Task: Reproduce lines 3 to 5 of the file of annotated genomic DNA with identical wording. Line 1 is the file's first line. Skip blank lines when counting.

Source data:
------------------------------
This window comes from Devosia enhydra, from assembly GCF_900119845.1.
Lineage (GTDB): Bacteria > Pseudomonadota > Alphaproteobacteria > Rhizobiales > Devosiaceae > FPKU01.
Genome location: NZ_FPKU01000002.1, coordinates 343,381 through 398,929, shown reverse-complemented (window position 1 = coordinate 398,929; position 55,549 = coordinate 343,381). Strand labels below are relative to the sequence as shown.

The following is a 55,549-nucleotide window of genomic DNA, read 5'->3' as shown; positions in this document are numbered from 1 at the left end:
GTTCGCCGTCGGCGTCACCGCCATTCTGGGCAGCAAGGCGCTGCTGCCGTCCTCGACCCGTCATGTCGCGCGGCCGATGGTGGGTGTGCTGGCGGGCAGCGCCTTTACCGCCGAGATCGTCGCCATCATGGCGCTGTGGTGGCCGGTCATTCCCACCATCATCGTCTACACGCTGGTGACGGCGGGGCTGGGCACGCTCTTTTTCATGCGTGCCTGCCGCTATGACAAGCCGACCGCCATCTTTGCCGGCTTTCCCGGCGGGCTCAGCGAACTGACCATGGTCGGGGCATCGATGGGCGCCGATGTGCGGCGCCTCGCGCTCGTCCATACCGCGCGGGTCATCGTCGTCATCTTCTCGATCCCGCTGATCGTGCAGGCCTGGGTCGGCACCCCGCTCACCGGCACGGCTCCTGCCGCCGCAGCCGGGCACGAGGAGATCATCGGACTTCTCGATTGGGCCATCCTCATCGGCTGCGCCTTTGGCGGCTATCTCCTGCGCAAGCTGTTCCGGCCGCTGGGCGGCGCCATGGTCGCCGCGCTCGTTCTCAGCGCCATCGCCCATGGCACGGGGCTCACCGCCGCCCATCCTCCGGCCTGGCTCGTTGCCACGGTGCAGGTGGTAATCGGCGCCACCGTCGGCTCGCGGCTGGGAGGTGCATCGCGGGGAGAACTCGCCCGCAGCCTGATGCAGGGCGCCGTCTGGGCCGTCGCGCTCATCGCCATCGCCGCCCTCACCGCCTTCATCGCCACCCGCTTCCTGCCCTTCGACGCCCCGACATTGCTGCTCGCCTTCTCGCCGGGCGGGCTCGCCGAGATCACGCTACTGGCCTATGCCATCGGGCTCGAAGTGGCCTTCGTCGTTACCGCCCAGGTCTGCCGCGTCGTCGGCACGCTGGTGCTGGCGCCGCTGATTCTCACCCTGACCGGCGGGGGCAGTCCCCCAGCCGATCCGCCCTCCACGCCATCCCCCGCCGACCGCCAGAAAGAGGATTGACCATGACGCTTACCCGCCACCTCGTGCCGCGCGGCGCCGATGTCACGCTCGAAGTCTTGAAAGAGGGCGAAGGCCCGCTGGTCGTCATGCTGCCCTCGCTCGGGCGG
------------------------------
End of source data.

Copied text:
Genome location: NZ_FPKU01000002.1, coordinates 343,381 through 398,929, shown reverse-complemented (window position 1 = coordinate 398,929; position 55,549 = coordinate 343,381). Strand labels below are relative to the sequence as shown.

The following is a 55,549-nucleotide window of genomic DNA, read 5'->3' as shown; positions in this document are numbered from 1 at the left end:
GTTCGCCGTCGGCGTCACCGCCATTCTGGGCAGCAAGGCGCTGCTGCCGTCCTCGACCCGTCATGTCGCGCGGCCGATGGTGGGTGTGCTGGCGGGCAGCGCCTTTACCGCCGAGATCGTCGCCATCATGGCGCTGTGGTGGCCGGTCATTCCCACCATCATCGTCTACACGCTGGTGACGGCGGGGCTGGGCACGCTCTTTTTCATGCGTGCCTGCCGCTATGACAAGCCGACCGCCATCTTTGCCGGCTTTCCCGGCGGGCTCAGCGAACTGACCATGGTCGGGGCATCGATGGGCGCCGATGTGCGGCGCCTCGCGCTCGTCCATACCGCGCGGGTCATCGTCGTCATCTTCTCGATCCCGCTGATCGTGCAGGCCTGGGTCGGCACCCCGCTCACCGGCACGGCTCCTGCCGCCGCAGCCGGGCACGAGGAGATCATCGGACTTCTCGATTGGGCCATCCTCATCGGCTGCGCCTTTGGCGGCTATCTCCTGCGCAAGCTGTTCCGGCCGCTGGGCGGCGCCATGGTCGCCGCGCTCGTTCTCAGCGCCATCGCCCATGGCACGGGGCTCACCGCCGCCCATCCTCCGGCCTGGCTCGTTGCCACGGTGCAGGTGGTAATCGGCGCCACCGTCGGCTCGCGGCTGGGAGGTGCATCGCGGGGAGAACTCGCCCGCAGCCTGATGCAGGGCGCCGTCTGGGCCGTCGCGCTCATCGCCATCGCCGCCCTCACCGCCTTCATCGCCACCCGCTTCCTGCCCTTCGACGCCCCGACATTGCTGCTCGCCTTCTCGCCGGGCGGGCTCGCCGAGATCACGCTACTGGCCTATGCCATCGGGCTCGAAGTGGCCTTCGTCGTTACCGCCCAGGTCTGCCGCGTCGTCGGCACGCTGGTGCTGGCGCCGCTGATTCTCACCCTGACCGGCGGGGGCAGTCCCCCAGCCGATCCGCCCTCCACGCCATCCCCCGCCGACCGCCAGAAAGAGGATTGACCATGACGCTTACCCGCCACCTCGTGCCGCGCGGCGCCGATGTCACGCTCGAAGTCTTGAAAGAGGGCGAAGGCCCGCTGGTCGTCATGCTGCCCTCGCTCGGGCGG